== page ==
Something for the Soul
This morning I realized I really didn’t want to eat anything normal. Not today at least. I felt like something soothing, a dish that just makes you feel good. One that is fun to eat and leaves you hungry for more. Soul food.
Food has always held an important part in our family life and it was something that has always brought joy into our kitchen. So it was strange that I needed something more out of it than what we already get. But there I was…in need of something more.
Well, as those of you who know me it meant that I needed to look up soul food, and it can as no surprise that it came in part from Native American culture. Here is an excerpt from wikipedia.
Southern Native American culture (Cherokee, Chickasaw, Choctaw, Creek, Seminole) is an important element of Southern cuisine. From their cultures came one of the main staples of the Southern diet: corn (maize) – either ground into meal or limed with an alkaline salt to make hominy, in a Native American process known as nixtamalization. Corn was used to make all kinds of dishes, from the familiar cornbread and grits, to liquors such as moonshine and whiskey (which are still important to the Southern economy).
Many fruits are available in this region: blackberries, muscadines, raspberries, and many other wild berries were part of Southern Native Americans’ diets, as well.
To a far greater degree than anyone realizes, several of the most important food dishes that the Native Americans of the southeastern U.S.A live on today is the "soul food" eaten by both Black and White Southerners. Hominy, for example, is still eaten: Sofkee lives on as grits; cornbread [is] used by Southern cooks; Indian fritters -- variously known as "hoe cake" or "Johnny cake"; Indian boiled cornbread is present in Southern cuisine as "corn meal dumplings" and "hush puppies"; Southerners cook their beans and field peas by boiling them, as did the Native tribes; and, like the Native Americans, Southerners cured their meats and smoked it over hickory coals... — Charles Hudson, The Southeastern Indians(#Hudson_Charles)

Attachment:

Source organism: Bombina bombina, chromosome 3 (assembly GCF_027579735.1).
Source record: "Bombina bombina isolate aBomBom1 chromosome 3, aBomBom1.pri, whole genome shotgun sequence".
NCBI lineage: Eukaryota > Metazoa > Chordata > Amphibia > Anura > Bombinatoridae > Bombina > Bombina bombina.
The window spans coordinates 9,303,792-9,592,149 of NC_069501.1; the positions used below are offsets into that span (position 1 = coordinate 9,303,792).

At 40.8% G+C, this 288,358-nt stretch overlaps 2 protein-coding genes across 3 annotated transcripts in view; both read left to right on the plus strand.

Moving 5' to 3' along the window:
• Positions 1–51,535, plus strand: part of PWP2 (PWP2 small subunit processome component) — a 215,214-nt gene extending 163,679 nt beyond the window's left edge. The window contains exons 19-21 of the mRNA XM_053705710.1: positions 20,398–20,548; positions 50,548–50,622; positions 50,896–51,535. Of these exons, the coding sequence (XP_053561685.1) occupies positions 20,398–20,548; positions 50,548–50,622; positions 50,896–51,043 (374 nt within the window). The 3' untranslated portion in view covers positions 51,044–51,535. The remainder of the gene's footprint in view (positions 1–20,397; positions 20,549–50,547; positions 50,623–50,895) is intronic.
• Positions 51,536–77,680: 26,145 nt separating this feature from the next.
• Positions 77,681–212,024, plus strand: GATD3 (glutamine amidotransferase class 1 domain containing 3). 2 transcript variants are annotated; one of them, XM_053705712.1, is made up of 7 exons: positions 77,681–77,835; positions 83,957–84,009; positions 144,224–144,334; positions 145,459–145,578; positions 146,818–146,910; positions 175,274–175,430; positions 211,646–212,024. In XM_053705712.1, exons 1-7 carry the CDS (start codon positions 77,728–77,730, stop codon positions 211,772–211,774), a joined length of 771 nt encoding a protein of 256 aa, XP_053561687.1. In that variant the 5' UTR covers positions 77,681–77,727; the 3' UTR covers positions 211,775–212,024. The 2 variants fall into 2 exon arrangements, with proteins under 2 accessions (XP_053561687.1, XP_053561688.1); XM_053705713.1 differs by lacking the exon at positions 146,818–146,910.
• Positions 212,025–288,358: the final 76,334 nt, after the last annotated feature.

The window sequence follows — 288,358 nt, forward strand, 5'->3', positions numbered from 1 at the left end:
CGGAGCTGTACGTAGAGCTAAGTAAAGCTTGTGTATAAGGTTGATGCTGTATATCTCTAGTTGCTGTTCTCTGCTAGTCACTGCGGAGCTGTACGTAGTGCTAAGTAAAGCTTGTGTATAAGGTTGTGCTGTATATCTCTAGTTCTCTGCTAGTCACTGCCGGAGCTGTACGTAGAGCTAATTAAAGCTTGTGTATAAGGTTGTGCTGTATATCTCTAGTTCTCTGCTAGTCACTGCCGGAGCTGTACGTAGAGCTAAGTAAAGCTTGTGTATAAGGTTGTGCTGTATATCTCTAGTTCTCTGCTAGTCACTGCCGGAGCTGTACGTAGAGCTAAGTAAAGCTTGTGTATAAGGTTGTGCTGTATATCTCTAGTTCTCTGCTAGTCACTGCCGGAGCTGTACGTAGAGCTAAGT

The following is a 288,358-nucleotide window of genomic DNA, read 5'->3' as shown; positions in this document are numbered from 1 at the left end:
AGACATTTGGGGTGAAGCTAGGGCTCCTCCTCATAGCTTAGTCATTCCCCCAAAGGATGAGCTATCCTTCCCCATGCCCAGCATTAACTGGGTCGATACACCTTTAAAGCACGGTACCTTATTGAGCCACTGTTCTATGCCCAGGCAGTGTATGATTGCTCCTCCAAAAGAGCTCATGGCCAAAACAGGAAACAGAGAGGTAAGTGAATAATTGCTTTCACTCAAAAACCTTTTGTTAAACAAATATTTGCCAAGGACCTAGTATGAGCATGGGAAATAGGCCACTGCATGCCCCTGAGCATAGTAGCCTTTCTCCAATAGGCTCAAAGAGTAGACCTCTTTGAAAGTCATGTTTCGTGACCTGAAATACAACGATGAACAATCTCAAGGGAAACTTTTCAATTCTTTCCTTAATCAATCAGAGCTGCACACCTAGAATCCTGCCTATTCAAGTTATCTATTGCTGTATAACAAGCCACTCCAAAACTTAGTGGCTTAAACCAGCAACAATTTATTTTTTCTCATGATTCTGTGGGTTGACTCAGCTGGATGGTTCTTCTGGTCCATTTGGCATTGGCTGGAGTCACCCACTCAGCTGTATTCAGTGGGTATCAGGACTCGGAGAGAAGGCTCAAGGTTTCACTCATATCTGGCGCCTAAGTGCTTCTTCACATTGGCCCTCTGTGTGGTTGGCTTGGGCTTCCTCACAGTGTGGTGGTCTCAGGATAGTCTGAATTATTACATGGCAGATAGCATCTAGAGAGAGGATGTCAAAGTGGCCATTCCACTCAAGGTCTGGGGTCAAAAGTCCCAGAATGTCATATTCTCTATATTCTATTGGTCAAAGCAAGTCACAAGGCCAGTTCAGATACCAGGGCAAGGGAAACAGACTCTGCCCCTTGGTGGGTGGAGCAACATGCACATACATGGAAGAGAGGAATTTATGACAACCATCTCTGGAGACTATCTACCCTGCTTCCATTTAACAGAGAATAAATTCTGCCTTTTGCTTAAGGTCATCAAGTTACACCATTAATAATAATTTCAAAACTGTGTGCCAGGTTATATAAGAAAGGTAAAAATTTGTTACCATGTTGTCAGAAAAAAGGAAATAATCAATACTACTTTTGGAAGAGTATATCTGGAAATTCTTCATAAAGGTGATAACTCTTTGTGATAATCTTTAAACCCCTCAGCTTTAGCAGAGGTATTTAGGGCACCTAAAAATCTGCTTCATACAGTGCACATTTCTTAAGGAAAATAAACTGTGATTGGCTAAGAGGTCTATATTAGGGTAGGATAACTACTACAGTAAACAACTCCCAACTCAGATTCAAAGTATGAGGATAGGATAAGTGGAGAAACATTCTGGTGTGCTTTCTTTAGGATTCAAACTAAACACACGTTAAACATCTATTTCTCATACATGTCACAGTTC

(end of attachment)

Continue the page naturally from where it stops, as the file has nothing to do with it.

African, European, and Native Americans of the American South supplemented their diets with meats derived from the hunting of native game. What meats people ate depended on seasonal availability and geographical region. Common game included opossums, rabbits, and squirrels. Livestock, adopted from Europeans, in the form of cattle and hogs, were kept.
When game or livestock was killed, the entire animal was used. Aside from the meat, it was common for them to eat organ meats such as brains, livers, and intestines. This tradition remains today in hallmark dishes like chitterlings (commonly called chit’lins), which are small intestines of hogs; livermush (a common dish in the Carolinas made from hog liver); and pork brains and eggs. The fat of the animals, particularly hogs, was rendered and used for cooking and frying. Many of the early European settlers in the South learned Native American cooking methods, and so cultural diffusion was set in motion for the Southern dish.
Sometimes you just need some have a meal that isn’t from your run of the mill recipes. You need soul food to give you a little uplifting change of pace.
- Hudson, Charles (1976). “A Conquered People”. The Southeastern Indians. The University of Tennessee Press. pp. 498–99. ISBN 978-0-87049-248-8.